US embassy attacks and mass casualty bombings
US embassies have been a common target of terrorist attacks. The historical record of embassy attacks intertwines with some of the tactical changes that have characterised the methods that terrorist groups have deployed, especially the move
FIGURE 3.3 The impact of enhanced security measures.
towards ‘mass casualty bombings’ (Quillen 2002). On April 18, 1983, the US embassy in West Beirut, Lebanon, was the target of a suicide bombing perpetrated by a pro-Iranian group calling themselves the Islamic Jihad Organisation.The attack killed 63 people.The following year, on September 20,1984, Hezbollah perpetrated a suicide bombing on the relocated US embassy in East Beirut.The attack killed 24 people. These attacks remained the deadliest to have been perpetrated against US embassies until Al-Qaeda’s dual attacks in Kenya and Tanzania on August 7, 1998, which together killed 224 people.
In perpetrating embassy attacks, terrorists groups have displayed patterns of behaviour that can be captured by the neoclassical model of choice (with some adjustments). Bombing embassies was itself a relatively new activity. Although some of the earlier attacks on US embassies were bombings (such as the attack on the embassy in Saigon, Vietnam, in 1965), most attacks prior to the 1980s involved shootings and mob violence. At other embassies around the world, a common terrorist tactic was to storm an embassy and kidnap the diplomats and staff. Better security raised the relative price of this type of activity and made bombing a more attractive alternative (Jenkins 1983). This is a pattern of choice predicted by the neoclassical consumer theory applied to terrorism. In Figure 3.3, rather than ‘terrorism’ and ‘legitimate activity’ as the two choices, we could have ‘kidnapping’ and ‘bombing’.10 The efforts to reduce kidnapping could be said to have reduced the relative price of bombing, leading to a reallocation of resources by terrorist groups towards that type of attack. Substitution in response to deterrence initiatives could also be observed when embassies were increasingly fortified against bombings. At that time, terrorist groups switched course again to concentrate on assassinations and kidnappings of embassy staff outside of the fortified compounds (Enders & Sandler 2002).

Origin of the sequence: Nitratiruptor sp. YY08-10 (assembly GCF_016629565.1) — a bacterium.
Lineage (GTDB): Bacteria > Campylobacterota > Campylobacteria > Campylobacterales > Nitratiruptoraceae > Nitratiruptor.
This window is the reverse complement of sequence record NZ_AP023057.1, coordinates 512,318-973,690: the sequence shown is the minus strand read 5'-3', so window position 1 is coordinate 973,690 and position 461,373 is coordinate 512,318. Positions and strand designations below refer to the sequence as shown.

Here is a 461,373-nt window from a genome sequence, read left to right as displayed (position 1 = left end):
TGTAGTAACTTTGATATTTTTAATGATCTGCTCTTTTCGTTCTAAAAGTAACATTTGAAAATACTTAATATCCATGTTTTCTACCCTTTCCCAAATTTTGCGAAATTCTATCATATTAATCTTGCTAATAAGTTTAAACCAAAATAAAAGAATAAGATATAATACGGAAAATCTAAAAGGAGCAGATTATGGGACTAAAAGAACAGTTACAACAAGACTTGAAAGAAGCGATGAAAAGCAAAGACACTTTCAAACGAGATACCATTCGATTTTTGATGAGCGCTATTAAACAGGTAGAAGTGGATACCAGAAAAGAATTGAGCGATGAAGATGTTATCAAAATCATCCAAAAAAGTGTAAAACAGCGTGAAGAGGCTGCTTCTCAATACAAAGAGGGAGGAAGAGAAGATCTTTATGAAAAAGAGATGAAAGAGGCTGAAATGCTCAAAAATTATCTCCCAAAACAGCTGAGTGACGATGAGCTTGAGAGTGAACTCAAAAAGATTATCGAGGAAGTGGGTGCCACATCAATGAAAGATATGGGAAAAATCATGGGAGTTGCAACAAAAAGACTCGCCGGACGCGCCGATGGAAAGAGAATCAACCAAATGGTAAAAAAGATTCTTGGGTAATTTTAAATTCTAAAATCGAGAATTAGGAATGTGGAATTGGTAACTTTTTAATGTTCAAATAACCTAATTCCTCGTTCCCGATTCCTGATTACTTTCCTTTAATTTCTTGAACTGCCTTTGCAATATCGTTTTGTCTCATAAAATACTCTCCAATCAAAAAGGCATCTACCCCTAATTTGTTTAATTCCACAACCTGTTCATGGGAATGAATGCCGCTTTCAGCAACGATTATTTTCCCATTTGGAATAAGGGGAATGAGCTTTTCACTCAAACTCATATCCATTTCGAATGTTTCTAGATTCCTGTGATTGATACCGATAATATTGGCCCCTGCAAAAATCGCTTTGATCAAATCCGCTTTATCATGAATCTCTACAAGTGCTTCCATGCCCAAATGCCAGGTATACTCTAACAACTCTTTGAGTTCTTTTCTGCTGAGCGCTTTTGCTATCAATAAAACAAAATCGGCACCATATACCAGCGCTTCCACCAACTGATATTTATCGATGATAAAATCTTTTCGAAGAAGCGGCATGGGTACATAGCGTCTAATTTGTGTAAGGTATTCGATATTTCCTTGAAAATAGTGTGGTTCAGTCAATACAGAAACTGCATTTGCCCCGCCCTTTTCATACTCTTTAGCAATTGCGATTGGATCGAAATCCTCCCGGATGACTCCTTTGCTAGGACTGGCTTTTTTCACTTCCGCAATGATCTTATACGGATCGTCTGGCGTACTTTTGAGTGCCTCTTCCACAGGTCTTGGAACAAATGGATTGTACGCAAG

Although embassies were among the early targets of mass casualty bombings, this was part of a general transition by terrorist groups of many diverse backgrounds towards this type of terrorist action. In between the two Beirut embassy bombings, the barracks of the peacekeeping forces in Lebanon were targeted in an October 23, 1983 bombing that killed more than 300 people. This is among the first on a long list of attacks, stretching from the Middle East to Sri Lanka to Oklahoma to Omagh (Northern Ireland). The Omagh bombing, carried out on August 15, 1998, killed 29 people, illustrating the stark departure that mass casualty' bombing represented from existing attack methods for those terrorist groups who adopted it. The provisional IRA had perpetrated bombings across Western Europe for decades and had even carried out a bombing in the town of Omagh previously (in 1973). But the Omagh bombing of 1998 was different. Although the group responsible, the real IRA, denied it had targeted civilians, these denials appear to have been attempts to mitigate the damage caused by the backlash against the attack.The bomb had been planted in a car parked in a busy shopping district where, clearly, civilian casualties must have been expected.
The Beirut barracks attack and the Omagh bombing were just two examples of the more than 70 mass casualty bombings (where more than 25 people were killed) recorded between 1950 and 2000 and in which a total of more than 5,000 people were killed (Quillen 2002). In some ways, the transition to mass casualty bombings mirrors the transition towards bombing of civilians during military campaigns, especially during World War II. When particular targets, such as industrial facilities, became too difficult to destroy from the air at night, the British and US air forces lobbied for permission to strike much larger targets: cities (Ellsberg 2017). Analogously', specific traditional terrorist targets became far more difficult to attack and so terrorist groups shifted their resources towards much softer civilian targets. This is just another form of substitution, which is a standard pattern of behaviour that is predicted by the neoclassical model of choice. We would expect, based on the reasoning embedded in the model, that efforts to harden obvious civilian targets, such as airlines and public transport systems, will lead to a reduction in the number of attacks on those targets but that, unfortunately, the threat of terrorism will be shifted to different targets.